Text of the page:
S: Mountain-wise, the section of the Baekdudaegan from Songnisan Mountain (1,057 meters) (속리산, 俗離山, Apart From Society Mountain), in Chungcheongbuk-do (North Chungcheong Province), eastward to Taebaeksan Mountain (1,567 meters) (태백산, 太白山, Great Pure Mountain) in southern Gangwon-do (Gangwon Province), has always been one of my favorites.
Another highlight of the Baekdudaegan is the interaction you have with other hikers and some of the locals in the nearby villages, especially between Jirisan Mountain in the south (1,915 meters) (지리산, 智異山, Unique Wisdom Mountain) and northward to Deogyusan Mountain (1,614 meters) (덕유산, 德裕山, the Mountain of Abundant Morality) in Jeollabuk-do (North Jeolla Province).
The sunrise from the Daecheong-bong Peak (대청봉, 大靑峰, Great Blue Peak), sitting at 1,708 meters atop Seoraksan Mountain (설악산, 雪嶽山, Snowy Peak Mountain). (photo: Roger Shepherd)
K: Similarly, what are some of the more grueling hiking sections, either along the ridgeline or along one of the connecting ranges?
S: One of the toughest days was my first day along the trail, with a 1,300-meter climb to the Cheonwang-bongPeak (천왕봉, 天王峰, King of Heaven Peak), the highest peak on Jirisan Mountain (1,915 meters) (지리산, 智異山, Unique Wisdom Mountain).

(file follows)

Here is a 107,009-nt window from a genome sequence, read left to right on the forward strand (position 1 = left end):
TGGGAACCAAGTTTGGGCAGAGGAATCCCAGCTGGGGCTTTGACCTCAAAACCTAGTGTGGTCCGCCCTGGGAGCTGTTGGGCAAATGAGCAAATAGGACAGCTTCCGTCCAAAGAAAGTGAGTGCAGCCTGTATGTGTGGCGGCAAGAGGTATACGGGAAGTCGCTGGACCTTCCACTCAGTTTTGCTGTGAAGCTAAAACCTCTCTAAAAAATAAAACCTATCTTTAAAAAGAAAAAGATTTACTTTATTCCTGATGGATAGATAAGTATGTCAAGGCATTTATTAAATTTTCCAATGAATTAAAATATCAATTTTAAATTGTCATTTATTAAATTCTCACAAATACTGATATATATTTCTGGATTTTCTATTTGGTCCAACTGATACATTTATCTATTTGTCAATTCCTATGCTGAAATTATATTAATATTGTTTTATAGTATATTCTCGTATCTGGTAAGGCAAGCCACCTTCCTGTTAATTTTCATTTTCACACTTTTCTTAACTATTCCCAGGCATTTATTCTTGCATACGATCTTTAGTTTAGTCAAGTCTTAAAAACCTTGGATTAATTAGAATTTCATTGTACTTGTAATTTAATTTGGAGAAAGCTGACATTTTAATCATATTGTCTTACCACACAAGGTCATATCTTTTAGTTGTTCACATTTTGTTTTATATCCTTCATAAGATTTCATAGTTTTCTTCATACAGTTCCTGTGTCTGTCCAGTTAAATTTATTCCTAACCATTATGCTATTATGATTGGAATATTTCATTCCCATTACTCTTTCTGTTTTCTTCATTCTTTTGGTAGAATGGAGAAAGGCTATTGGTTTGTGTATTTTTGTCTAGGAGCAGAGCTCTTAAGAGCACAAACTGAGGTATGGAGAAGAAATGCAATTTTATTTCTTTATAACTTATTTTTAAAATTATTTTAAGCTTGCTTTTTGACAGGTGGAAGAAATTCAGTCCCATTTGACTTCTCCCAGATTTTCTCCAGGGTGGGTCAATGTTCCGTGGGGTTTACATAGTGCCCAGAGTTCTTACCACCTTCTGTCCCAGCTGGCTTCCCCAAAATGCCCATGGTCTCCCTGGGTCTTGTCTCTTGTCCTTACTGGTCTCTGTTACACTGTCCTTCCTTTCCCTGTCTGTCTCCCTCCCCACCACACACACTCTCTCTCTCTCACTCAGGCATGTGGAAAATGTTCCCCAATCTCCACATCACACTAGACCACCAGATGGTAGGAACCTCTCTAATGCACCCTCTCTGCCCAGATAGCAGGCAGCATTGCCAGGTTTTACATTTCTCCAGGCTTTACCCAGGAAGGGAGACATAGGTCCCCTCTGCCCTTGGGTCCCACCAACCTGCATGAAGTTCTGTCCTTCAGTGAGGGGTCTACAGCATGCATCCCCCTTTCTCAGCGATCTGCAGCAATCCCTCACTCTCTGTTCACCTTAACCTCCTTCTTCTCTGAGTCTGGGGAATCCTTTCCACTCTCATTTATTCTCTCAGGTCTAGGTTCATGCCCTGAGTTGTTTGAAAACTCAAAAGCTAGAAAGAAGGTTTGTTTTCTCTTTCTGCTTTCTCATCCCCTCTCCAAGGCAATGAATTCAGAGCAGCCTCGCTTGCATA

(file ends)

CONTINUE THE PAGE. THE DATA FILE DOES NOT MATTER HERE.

It should be noted that the Baekdudaegan is actually a very tough course. Nothing is ever flat on it. Korea’s mountains, although not over 2,000 meters, are, however, famously sharp and steep. Some foreign hikers have come here and been rudely surprised at the demand of the terrain. The rewards, however, are unique. When you walk along the Baekdudaegan, you have panoramic views of the entire peninsula. Waves of mountains swim endlessly all around you. It’s an amazing sensation to let the world rotate under your feet whilst you treadmill along the great ridge of Korea.
K: Tell us about your most recent book.